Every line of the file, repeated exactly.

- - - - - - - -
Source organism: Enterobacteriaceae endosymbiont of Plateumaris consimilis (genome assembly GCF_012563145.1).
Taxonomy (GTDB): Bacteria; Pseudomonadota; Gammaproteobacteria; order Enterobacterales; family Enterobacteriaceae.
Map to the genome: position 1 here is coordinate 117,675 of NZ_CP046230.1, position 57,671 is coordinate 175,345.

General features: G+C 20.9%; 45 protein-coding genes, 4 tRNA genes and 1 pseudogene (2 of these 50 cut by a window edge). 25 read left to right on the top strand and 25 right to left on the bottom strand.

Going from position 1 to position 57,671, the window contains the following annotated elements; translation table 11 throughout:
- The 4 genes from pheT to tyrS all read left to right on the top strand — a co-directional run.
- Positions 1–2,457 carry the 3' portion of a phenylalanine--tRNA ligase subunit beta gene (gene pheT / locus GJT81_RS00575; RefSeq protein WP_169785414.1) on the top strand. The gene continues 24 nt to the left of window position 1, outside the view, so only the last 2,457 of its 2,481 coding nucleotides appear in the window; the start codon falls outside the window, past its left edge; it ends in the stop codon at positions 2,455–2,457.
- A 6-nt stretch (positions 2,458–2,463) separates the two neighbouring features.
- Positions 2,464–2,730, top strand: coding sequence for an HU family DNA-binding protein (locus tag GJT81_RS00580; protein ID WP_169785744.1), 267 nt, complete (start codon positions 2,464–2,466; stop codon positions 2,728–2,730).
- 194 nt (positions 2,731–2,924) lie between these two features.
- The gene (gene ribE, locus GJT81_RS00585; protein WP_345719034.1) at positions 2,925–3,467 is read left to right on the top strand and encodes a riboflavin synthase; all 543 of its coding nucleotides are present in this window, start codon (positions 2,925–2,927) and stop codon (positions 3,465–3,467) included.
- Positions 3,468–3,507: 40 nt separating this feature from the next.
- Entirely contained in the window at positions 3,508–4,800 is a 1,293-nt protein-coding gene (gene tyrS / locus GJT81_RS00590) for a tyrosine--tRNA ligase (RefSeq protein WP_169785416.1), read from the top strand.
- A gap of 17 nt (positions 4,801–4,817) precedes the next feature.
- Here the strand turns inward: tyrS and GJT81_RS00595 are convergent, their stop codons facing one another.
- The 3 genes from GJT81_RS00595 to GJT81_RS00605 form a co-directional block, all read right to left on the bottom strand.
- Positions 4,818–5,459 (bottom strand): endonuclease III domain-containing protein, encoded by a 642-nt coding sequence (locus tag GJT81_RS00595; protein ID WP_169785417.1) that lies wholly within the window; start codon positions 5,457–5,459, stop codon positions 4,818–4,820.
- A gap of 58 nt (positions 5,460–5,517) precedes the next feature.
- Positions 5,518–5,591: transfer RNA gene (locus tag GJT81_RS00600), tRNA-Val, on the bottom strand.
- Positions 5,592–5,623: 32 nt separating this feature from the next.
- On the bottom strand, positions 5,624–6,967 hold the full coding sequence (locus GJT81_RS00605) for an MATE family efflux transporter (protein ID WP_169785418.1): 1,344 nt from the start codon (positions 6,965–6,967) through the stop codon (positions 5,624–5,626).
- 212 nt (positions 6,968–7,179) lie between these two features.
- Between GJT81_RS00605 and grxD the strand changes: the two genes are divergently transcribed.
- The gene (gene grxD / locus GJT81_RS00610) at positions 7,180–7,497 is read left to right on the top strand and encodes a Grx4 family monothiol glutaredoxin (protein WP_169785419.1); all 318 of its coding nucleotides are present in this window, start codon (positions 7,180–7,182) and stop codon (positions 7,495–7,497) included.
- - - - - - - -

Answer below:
Source organism: Enterobacteriaceae endosymbiont of Plateumaris consimilis (genome assembly GCF_012563145.1).
Taxonomy (GTDB): Bacteria; Pseudomonadota; Gammaproteobacteria; order Enterobacterales; family Enterobacteriaceae.
Map to the genome: position 1 here is coordinate 117,675 of NZ_CP046230.1, position 57,671 is coordinate 175,345.

General features: G+C 20.9%; 45 protein-coding genes, 4 tRNA genes and 1 pseudogene (2 of these 50 cut by a window edge). 25 read left to right on the top strand and 25 right to left on the bottom strand.

Going from position 1 to position 57,671, the window contains the following annotated elements; translation table 11 throughout:
- The 4 genes from pheT to tyrS all read left to right on the top strand — a co-directional run.
- Positions 1–2,457 carry the 3' portion of a phenylalanine--tRNA ligase subunit beta gene (gene pheT / locus GJT81_RS00575; RefSeq protein WP_169785414.1) on the top strand. The gene continues 24 nt to the left of window position 1, outside the view, so only the last 2,457 of its 2,481 coding nucleotides appear in the window; the start codon falls outside the window, past its left edge; it ends in the stop codon at positions 2,455–2,457.
- A 6-nt stretch (positions 2,458–2,463) separates the two neighbouring features.
- Positions 2,464–2,730, top strand: coding sequence for an HU family DNA-binding protein (locus tag GJT81_RS00580; protein ID WP_169785744.1), 267 nt, complete (start codon positions 2,464–2,466; stop codon positions 2,728–2,730).
- 194 nt (positions 2,731–2,924) lie between these two features.
- The gene (gene ribE, locus GJT81_RS00585; protein WP_345719034.1) at positions 2,925–3,467 is read left to right on the top strand and encodes a riboflavin synthase; all 543 of its coding nucleotides are present in this window, start codon (positions 2,925–2,927) and stop codon (positions 3,465–3,467) included.
- Positions 3,468–3,507: 40 nt separating this feature from the next.
- Entirely contained in the window at positions 3,508–4,800 is a 1,293-nt protein-coding gene (gene tyrS / locus GJT81_RS00590) for a tyrosine--tRNA ligase (RefSeq protein WP_169785416.1), read from the top strand.
- A gap of 17 nt (positions 4,801–4,817) precedes the next feature.
- Here the strand turns inward: tyrS and GJT81_RS00595 are convergent, their stop codons facing one another.
- The 3 genes from GJT81_RS00595 to GJT81_RS00605 form a co-directional block, all read right to left on the bottom strand.
- Positions 4,818–5,459 (bottom strand): endonuclease III domain-containing protein, encoded by a 642-nt coding sequence (locus tag GJT81_RS00595; protein ID WP_169785417.1) that lies wholly within the window; start codon positions 5,457–5,459, stop codon positions 4,818–4,820.
- A gap of 58 nt (positions 5,460–5,517) precedes the next feature.
- Positions 5,518–5,591: transfer RNA gene (locus tag GJT81_RS00600), tRNA-Val, on the bottom strand.
- Positions 5,592–5,623: 32 nt separating this feature from the next.
- On the bottom strand, positions 5,624–6,967 hold the full coding sequence (locus GJT81_RS00605) for an MATE family efflux transporter (protein ID WP_169785418.1): 1,344 nt from the start codon (positions 6,965–6,967) through the stop codon (positions 5,624–5,626).
- 212 nt (positions 6,968–7,179) lie between these two features.
- Between GJT81_RS00605 and grxD the strand changes: the two genes are divergently transcribed.
- The gene (gene grxD / locus GJT81_RS00610) at positions 7,180–7,497 is read left to right on the top strand and encodes a Grx4 family monothiol glutaredoxin (protein WP_169785419.1); all 318 of its coding nucleotides are present in this window, start codon (positions 7,180–7,182) and stop codon (positions 7,495–7,497) included.